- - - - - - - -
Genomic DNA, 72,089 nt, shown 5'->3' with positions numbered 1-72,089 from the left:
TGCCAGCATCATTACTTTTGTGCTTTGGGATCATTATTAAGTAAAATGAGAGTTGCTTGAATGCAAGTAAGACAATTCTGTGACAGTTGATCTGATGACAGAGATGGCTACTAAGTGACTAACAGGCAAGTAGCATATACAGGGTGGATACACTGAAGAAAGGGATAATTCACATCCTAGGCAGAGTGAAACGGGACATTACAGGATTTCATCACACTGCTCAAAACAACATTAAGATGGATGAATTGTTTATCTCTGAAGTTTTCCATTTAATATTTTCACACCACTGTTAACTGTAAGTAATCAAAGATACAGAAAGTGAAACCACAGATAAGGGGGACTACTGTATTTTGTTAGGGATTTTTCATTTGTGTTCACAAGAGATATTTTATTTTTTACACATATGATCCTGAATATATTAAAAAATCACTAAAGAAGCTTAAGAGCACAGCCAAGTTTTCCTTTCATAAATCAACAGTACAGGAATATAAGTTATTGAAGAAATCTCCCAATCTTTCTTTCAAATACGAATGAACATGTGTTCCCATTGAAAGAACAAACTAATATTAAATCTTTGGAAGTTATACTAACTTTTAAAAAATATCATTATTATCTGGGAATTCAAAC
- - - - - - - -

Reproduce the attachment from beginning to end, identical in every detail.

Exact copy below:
Genomic DNA, 72,089 nt, shown 5'->3' with positions numbered 1-72,089 from the left:
TGCCAGCATCATTACTTTTGTGCTTTGGGATCATTATTAAGTAAAATGAGAGTTGCTTGAATGCAAGTAAGACAATTCTGTGACAGTTGATCTGATGACAGAGATGGCTACTAAGTGACTAACAGGCAAGTAGCATATACAGGGTGGATACACTGAAGAAAGGGATAATTCACATCCTAGGCAGAGTGAAACGGGACATTACAGGATTTCATCACACTGCTCAAAACAACATTAAGATGGATGAATTGTTTATCTCTGAAGTTTTCCATTTAATATTTTCACACCACTGTTAACTGTAAGTAATCAAAGATACAGAAAGTGAAACCACAGATAAGGGGGACTACTGTATTTTGTTAGGGATTTTTCATTTGTGTTCACAAGAGATATTTTATTTTTTACACATATGATCCTGAATATATTAAAAAATCACTAAAGAAGCTTAAGAGCACAGCCAAGTTTTCCTTTCATAAATCAACAGTACAGGAATATAAGTTATTGAAGAAATCTCCCAATCTTTCTTTCAAATACGAATGAACATGTGTTCCCATTGAAAGAACAAACTAATATTAAATCTTTGGAAGTTATACTAACTTTTAAAAAATATCATTATTATCTGGGAATTCAAAC